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Cardinal Health CHRO Ola Snow and U.S. Congresswoman Joyce Beatty take on women’s heart health

Today, at a virtual gathering in Columbus, Ohio, the American Heart Association (AHA) of Central Ohio announced that Ola Snow, Cardinal Health Chief Human Resources Officer (upper left), and U.S. Congresswoman Joyce Beatty (D-OH3) (lower left), will co-chair the 2021-2022 Columbus Go Red for Women campaign. For the next 12 months, Snow and Beatty will work to raise awareness about heart health disparities in women and minorities and help generate funds for lifesaving cardiovascular disease research.

“Heart disease and stroke cause one in three deaths among women each year – claiming a life about every 80 seconds,” Snow said. “Heart disease is the number one killer in women, yet a study published in February 2020 in the AHA journal Circulation found that women represented fewer than 40 percent of heart research participants.”

Snow is a passionate advocate for diversity, equity and inclusion, within Cardinal Health and in the Columbus-area community. She is also a long-time supporter of the AHA and serves on the Go Red for Women National Leadership Council – a group of senior female executives who work to bring greater heart health awareness to millions of women.

“Cardinal Health has supported the work of the AHA for many years,” Snow said. “We are committed to removing barriers to provide an equal playing field – because lives are at stake. Through our collaboration with the AHA, Cardinal Health is focusing on health equity, education, wellness, mental health and overall well-being for our employees and the community.”

Beatty said, “We know that women of color are at greater risk of heart disease. Black women have a higher chance of dying from heart disease and at a younger age, compared to white women. Yet only 36% of African American women know that heart disease is their greatest health risk. With the help of the AHA, we will raise awareness and keep our mothers, sisters and friends from becoming a statistic.”

Many minority women are also impacted by social determinants of health, including lack of nutritious foods, safe housing, educational opportunities and affordable quality health care, all of which can make these women more vulnerable to heart disease and stroke.

The AHA reports more concerning statistics for women:

  • Women age 45 and older are less likely than men of that age group – 74 percent vs. 81 percent − to survive a year after their first heart attack.
  • In women, heart disease is often a silent killer – nearly two-thirds of women who died suddenly had no previous symptoms.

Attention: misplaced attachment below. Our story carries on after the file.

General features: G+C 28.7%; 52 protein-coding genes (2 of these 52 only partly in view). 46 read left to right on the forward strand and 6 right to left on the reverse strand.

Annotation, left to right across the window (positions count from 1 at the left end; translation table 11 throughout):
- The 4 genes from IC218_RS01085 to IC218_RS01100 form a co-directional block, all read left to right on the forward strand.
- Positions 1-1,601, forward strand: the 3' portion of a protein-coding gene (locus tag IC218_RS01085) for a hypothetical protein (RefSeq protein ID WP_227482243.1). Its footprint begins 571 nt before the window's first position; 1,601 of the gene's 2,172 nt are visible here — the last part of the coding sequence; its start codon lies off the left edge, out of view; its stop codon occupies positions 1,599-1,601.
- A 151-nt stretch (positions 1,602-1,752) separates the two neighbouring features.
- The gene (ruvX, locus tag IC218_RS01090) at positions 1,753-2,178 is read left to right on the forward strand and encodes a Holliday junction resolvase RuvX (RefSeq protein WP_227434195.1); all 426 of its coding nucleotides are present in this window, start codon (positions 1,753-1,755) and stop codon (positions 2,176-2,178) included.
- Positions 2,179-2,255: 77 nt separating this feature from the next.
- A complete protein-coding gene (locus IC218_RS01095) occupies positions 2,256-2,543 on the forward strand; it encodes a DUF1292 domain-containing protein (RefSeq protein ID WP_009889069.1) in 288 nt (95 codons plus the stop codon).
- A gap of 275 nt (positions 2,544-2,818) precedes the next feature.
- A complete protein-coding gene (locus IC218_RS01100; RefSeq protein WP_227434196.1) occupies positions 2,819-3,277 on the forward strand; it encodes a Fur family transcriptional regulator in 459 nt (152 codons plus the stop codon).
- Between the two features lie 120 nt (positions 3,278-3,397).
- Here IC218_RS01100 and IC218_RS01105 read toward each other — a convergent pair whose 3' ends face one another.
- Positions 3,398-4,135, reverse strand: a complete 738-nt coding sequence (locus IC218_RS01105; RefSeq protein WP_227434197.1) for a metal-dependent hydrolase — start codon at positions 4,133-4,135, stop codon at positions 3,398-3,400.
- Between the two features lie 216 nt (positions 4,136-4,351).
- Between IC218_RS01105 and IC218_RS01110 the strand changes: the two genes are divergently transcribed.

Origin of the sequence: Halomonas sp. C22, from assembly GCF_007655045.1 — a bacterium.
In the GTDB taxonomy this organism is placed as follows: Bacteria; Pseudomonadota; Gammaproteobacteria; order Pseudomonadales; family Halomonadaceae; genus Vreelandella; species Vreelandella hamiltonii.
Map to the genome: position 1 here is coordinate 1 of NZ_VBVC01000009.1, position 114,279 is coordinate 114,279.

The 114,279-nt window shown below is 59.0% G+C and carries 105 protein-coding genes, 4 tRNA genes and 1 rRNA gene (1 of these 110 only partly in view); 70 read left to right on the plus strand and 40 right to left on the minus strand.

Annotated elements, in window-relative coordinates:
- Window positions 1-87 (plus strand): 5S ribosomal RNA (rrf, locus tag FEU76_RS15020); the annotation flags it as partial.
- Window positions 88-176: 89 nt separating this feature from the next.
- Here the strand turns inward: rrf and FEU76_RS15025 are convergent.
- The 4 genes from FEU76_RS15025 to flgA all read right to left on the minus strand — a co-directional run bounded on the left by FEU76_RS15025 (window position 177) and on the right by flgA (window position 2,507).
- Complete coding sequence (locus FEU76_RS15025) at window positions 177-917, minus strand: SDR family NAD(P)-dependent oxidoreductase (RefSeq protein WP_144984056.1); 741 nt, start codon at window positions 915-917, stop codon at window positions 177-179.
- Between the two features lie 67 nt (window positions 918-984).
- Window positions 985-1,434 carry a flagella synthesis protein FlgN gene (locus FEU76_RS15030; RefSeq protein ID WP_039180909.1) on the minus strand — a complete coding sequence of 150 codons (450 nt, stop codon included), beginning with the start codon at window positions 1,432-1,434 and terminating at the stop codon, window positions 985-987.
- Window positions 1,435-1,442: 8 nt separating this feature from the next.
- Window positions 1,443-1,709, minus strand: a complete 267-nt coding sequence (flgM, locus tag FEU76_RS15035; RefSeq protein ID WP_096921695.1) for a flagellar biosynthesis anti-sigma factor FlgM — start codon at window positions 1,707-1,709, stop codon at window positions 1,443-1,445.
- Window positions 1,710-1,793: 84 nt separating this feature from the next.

• Nearly 49 percent of African American and Black women 20 years of age or older have heart disease.
  • Women are less likely than men to receive aggressive diagnosis and treatment for heart disease.
  • Over the past 10 years, women’s awareness that heart disease is their number one cause of death has decreased significantly among younger women and women of color.
  • In addition, according to the U.S. Census Bureau, about 19 million women in the U.S. (one in five) between the ages of 18 and 64 are uninsured. Uninsured women are more likely to have inadequate access to care, get a lower standard of care when they are in the health system and have poorer health outcomes.

“Though we have made remarkable progress in this country in reducing the overall rates of death and disability from heart disease and stroke in men, we still have much work to do to level the playing field for women,” Snow said. “We must and will continue to work to build healthier lives for all people, free of inequity and free of cardiovascular diseases and stroke.”

How to lower your chances of heart disease

According to the Centers for Disease Control and Prevention (CDC) there are simple steps every woman can take to help reduce her risk of heart disease:

  • Know your blood pressure. Having uncontrolled blood pressure can lead to heart disease. High blood pressure has no symptoms, so it’s important to have your blood pressure checked regularly.
  • Talk to your doctor or healthcare team about whether you should be tested for diabetes. Having uncontrolled diabetes raises your risk of heart disease.
  • Quit smoking. If you don’t smoke, don’t start. If you do smoke, talk to your doctor about quitting.
  • Discuss checking your blood cholesterol and triglycerides with your doctor.
  • Make healthy food choices: Include lots of fruits, vegetables and fiber in your daily diet, and eat more foods that are low in sodium, sugar, saturated and trans fats, and cholesterol.
  • Limit alcohol to one drink a day.
  • Manage stress levels by finding healthy ways to cope with stress.

Click here for more information from the AHA about women’s heart health.


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